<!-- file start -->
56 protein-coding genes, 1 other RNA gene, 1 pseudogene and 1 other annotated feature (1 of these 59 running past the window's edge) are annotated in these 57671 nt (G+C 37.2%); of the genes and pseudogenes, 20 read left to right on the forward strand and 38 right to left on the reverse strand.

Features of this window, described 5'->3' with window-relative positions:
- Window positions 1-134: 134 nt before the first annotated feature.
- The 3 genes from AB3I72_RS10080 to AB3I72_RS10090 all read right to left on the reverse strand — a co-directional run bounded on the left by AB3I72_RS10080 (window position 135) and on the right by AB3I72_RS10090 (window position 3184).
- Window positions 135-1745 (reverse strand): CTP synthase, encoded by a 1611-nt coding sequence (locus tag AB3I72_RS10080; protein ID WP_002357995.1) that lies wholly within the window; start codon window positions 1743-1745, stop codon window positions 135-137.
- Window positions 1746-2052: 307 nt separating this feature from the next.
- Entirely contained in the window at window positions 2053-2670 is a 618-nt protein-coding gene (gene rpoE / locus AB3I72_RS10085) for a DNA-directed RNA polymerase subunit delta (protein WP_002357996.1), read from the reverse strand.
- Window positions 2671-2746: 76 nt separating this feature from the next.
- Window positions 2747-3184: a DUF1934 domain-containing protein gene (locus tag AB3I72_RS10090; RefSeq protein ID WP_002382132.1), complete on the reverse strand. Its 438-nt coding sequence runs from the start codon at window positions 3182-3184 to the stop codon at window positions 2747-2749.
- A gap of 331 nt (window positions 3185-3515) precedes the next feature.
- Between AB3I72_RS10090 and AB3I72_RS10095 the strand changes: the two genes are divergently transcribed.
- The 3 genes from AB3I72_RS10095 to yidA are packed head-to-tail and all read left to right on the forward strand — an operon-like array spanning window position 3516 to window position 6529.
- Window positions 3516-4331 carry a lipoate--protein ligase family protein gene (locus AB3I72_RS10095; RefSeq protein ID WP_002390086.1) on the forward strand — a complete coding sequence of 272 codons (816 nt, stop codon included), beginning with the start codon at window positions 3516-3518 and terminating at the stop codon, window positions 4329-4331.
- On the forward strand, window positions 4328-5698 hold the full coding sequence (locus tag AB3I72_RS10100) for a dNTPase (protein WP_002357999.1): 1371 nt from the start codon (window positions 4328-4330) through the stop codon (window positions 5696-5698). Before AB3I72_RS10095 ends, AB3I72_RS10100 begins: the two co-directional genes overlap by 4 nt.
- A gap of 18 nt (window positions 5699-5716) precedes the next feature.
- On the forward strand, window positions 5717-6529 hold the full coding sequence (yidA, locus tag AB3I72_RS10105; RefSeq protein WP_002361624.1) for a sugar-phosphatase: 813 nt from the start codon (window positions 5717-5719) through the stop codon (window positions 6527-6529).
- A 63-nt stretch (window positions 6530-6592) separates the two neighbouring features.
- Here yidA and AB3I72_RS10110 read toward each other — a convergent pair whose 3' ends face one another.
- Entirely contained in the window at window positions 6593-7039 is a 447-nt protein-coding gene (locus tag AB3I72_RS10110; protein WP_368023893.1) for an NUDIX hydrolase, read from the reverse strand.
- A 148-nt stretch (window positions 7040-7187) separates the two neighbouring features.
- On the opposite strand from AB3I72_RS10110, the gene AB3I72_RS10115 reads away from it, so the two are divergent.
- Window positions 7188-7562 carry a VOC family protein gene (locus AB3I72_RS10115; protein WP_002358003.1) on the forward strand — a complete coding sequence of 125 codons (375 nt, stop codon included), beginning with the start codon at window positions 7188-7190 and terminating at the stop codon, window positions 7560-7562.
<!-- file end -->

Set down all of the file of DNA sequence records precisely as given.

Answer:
56 protein-coding genes, 1 other RNA gene, 1 pseudogene and 1 other annotated feature (1 of these 59 running past the window's edge) are annotated in these 57671 nt (G+C 37.2%); of the genes and pseudogenes, 20 read left to right on the forward strand and 38 right to left on the reverse strand.

Features of this window, described 5'->3' with window-relative positions:
- Window positions 1-134: 134 nt before the first annotated feature.
- The 3 genes from AB3I72_RS10080 to AB3I72_RS10090 all read right to left on the reverse strand — a co-directional run bounded on the left by AB3I72_RS10080 (window position 135) and on the right by AB3I72_RS10090 (window position 3184).
- Window positions 135-1745 (reverse strand): CTP synthase, encoded by a 1611-nt coding sequence (locus tag AB3I72_RS10080; protein ID WP_002357995.1) that lies wholly within the window; start codon window positions 1743-1745, stop codon window positions 135-137.
- Window positions 1746-2052: 307 nt separating this feature from the next.
- Entirely contained in the window at window positions 2053-2670 is a 618-nt protein-coding gene (gene rpoE / locus AB3I72_RS10085) for a DNA-directed RNA polymerase subunit delta (protein WP_002357996.1), read from the reverse strand.
- Window positions 2671-2746: 76 nt separating this feature from the next.
- Window positions 2747-3184: a DUF1934 domain-containing protein gene (locus tag AB3I72_RS10090; RefSeq protein ID WP_002382132.1), complete on the reverse strand. Its 438-nt coding sequence runs from the start codon at window positions 3182-3184 to the stop codon at window positions 2747-2749.
- A gap of 331 nt (window positions 3185-3515) precedes the next feature.
- Between AB3I72_RS10090 and AB3I72_RS10095 the strand changes: the two genes are divergently transcribed.
- The 3 genes from AB3I72_RS10095 to yidA are packed head-to-tail and all read left to right on the forward strand — an operon-like array spanning window position 3516 to window position 6529.
- Window positions 3516-4331 carry a lipoate--protein ligase family protein gene (locus AB3I72_RS10095; RefSeq protein ID WP_002390086.1) on the forward strand — a complete coding sequence of 272 codons (816 nt, stop codon included), beginning with the start codon at window positions 3516-3518 and terminating at the stop codon, window positions 4329-4331.
- On the forward strand, window positions 4328-5698 hold the full coding sequence (locus tag AB3I72_RS10100) for a dNTPase (protein WP_002357999.1): 1371 nt from the start codon (window positions 4328-4330) through the stop codon (window positions 5696-5698). Before AB3I72_RS10095 ends, AB3I72_RS10100 begins: the two co-directional genes overlap by 4 nt.
- A gap of 18 nt (window positions 5699-5716) precedes the next feature.
- On the forward strand, window positions 5717-6529 hold the full coding sequence (yidA, locus tag AB3I72_RS10105; RefSeq protein WP_002361624.1) for a sugar-phosphatase: 813 nt from the start codon (window positions 5717-5719) through the stop codon (window positions 6527-6529).
- A 63-nt stretch (window positions 6530-6592) separates the two neighbouring features.
- Here yidA and AB3I72_RS10110 read toward each other — a convergent pair whose 3' ends face one another.
- Entirely contained in the window at window positions 6593-7039 is a 447-nt protein-coding gene (locus tag AB3I72_RS10110; protein WP_368023893.1) for an NUDIX hydrolase, read from the reverse strand.
- A 148-nt stretch (window positions 7040-7187) separates the two neighbouring features.
- On the opposite strand from AB3I72_RS10110, the gene AB3I72_RS10115 reads away from it, so the two are divergent.
- Window positions 7188-7562 carry a VOC family protein gene (locus AB3I72_RS10115; protein WP_002358003.1) on the forward strand — a complete coding sequence of 125 codons (375 nt, stop codon included), beginning with the start codon at window positions 7188-7190 and terminating at the stop codon, window positions 7560-7562.